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Intercultural Engagement and Language Learning


Our new 3-year (2020-2023) research project "The Impact of Intercultural Engagement on Asian Language Learning Outcomes" (Jiwon Hwang, PIEriko Sato and Agnes He, co-PIs; Sarah Jourdain, internal evaluator) has been selected for funding by the US Department of Education (see

Project Abstract

The Impact of Intercultural Engagement on Asian Language Learning Outcomes

PI: Jiwon Hwang; Co-PIs: Eriko Sato and Agnes He

Stony Brook University

Chinese, Japanese and Korean are designated as ‘national security languages’ for the U.S. and also as ‘the most difficult languages’ for speakers of English.  How can we teach these languages effectively? As globalization and digitization have brought geographically distant Asian cultures to our college campuses and to our social media, is this cultural diversity and immediacy being consciously leveraged for our students’ Asian language learning outcomes? And while it is widely acknowledged that multiple levels of socio-cultural contexts impact language learning, how can we purposefully plan and promote intercultural engagement to enhance students’ motivation and investment, which are positively correlated with learning outcomes?  

Drawing on current socio-cultural models of second language acquisition and on intercultural communication research, we propose to examine the impact of specific intercultural engagement practices by undergraduates on their Asian language learning in a large public research university.

Our main research questions are:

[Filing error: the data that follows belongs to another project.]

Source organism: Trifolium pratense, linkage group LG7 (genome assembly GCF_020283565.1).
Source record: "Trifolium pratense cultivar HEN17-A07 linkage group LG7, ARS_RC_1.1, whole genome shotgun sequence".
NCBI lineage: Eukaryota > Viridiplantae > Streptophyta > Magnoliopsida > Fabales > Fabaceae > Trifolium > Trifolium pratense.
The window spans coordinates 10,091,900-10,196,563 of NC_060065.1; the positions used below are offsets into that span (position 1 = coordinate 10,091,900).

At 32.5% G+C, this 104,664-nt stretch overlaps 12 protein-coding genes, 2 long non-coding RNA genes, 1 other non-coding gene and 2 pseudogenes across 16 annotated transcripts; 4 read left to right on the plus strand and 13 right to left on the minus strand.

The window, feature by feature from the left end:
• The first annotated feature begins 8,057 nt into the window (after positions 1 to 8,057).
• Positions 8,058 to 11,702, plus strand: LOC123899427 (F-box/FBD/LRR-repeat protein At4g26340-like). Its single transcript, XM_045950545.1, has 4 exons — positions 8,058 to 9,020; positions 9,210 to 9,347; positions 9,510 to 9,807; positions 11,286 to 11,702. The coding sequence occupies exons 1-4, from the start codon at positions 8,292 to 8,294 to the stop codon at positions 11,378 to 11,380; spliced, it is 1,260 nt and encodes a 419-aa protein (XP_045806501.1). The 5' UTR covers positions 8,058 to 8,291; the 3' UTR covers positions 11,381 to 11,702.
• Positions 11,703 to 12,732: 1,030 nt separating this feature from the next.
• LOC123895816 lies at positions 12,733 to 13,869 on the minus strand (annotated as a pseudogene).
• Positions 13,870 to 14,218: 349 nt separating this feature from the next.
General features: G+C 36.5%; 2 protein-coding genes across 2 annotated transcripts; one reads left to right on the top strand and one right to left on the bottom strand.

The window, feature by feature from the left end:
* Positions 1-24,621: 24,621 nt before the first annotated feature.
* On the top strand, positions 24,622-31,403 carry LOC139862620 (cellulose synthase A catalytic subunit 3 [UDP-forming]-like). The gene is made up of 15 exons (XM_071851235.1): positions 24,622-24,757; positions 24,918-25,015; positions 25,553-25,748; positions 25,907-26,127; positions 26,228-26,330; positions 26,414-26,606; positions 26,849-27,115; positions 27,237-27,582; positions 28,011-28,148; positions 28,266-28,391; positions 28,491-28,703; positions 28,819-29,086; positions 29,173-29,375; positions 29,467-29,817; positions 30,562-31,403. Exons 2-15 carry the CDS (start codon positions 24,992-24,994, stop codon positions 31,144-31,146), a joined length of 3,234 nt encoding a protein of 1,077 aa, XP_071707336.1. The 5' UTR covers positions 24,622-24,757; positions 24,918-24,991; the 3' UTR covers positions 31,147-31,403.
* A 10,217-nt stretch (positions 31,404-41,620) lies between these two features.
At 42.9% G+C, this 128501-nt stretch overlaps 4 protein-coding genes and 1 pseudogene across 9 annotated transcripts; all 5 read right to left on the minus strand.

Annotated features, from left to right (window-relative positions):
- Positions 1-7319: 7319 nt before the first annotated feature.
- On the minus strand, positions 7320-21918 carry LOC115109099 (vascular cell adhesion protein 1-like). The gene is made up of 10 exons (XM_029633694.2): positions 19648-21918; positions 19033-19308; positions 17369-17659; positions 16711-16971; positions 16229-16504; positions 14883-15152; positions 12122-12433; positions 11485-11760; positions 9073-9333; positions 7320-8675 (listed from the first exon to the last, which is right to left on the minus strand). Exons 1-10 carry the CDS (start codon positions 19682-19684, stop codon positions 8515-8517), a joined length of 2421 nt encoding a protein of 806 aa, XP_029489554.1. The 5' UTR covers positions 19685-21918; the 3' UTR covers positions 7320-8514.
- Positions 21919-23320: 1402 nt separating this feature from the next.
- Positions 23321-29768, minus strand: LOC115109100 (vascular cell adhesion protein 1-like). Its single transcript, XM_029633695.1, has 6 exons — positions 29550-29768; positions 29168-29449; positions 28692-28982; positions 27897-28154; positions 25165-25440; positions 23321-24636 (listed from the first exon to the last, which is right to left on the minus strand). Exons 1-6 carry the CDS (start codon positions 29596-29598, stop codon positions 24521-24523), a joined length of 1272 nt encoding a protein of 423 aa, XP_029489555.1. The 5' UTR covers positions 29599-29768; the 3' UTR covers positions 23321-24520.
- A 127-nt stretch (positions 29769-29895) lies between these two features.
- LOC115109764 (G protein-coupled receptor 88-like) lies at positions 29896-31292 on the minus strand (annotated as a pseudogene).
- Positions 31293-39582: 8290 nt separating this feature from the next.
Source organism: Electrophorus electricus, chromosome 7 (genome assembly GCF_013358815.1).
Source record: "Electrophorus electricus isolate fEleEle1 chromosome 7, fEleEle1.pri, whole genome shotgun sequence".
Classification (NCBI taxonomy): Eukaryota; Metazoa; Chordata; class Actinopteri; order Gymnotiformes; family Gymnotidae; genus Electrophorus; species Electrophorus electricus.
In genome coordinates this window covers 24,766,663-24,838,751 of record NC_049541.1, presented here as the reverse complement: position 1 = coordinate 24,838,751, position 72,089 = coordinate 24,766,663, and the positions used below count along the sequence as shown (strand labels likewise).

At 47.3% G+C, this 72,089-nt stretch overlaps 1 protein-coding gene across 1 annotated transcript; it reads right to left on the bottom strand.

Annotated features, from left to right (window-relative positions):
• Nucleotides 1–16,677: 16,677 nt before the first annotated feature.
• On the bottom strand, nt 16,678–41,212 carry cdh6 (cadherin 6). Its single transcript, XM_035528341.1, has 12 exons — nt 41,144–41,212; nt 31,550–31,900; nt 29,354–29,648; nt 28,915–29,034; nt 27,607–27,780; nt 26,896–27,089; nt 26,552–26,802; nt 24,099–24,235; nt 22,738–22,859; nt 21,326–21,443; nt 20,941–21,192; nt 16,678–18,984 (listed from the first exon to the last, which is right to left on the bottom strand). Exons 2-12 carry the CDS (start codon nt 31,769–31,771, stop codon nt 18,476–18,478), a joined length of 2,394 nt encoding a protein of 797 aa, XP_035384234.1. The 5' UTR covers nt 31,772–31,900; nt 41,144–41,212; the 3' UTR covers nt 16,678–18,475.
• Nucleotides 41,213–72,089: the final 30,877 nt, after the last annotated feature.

(1) What kinds and what degrees of intercultural engagement do undergraduate students experience in the contexts of Chinese, Japanese and Korean language classes from elementary to advanced level courses?

(2) What kinds of intercultural engagement lead to (a) better results in Asian language learning and (b) higher levels of intercultural competence?

In order to address these questions, we propose a 2-phased study, employing cross-sectional surveys, focus-group interviews of undergraduate students and their instructors as well as experimental studies. Phase I will be a descriptive study, identifying intercultural engagement practices that contribute to positive learning outcomes.  Phase II will be a controlled study, testing the robustness of the set of intercultural engagement practices identified in Phase I. 

The proposed project will recommend specific pedagogical measures to effectively build upon and purposefully design and implement specific intercultural engagement practices that lead to desirable learning outcomes.  The findings can be directly applicable for Asian language classrooms across all levels of K-16, and easily adaptable for non-Asian language classrooms as well as other international education programs such as Study Abroad. The proposed study will generate research-based knowledge to benefit US universities looking for data-driven best practices to guide their global language instruction in particular and international education in general.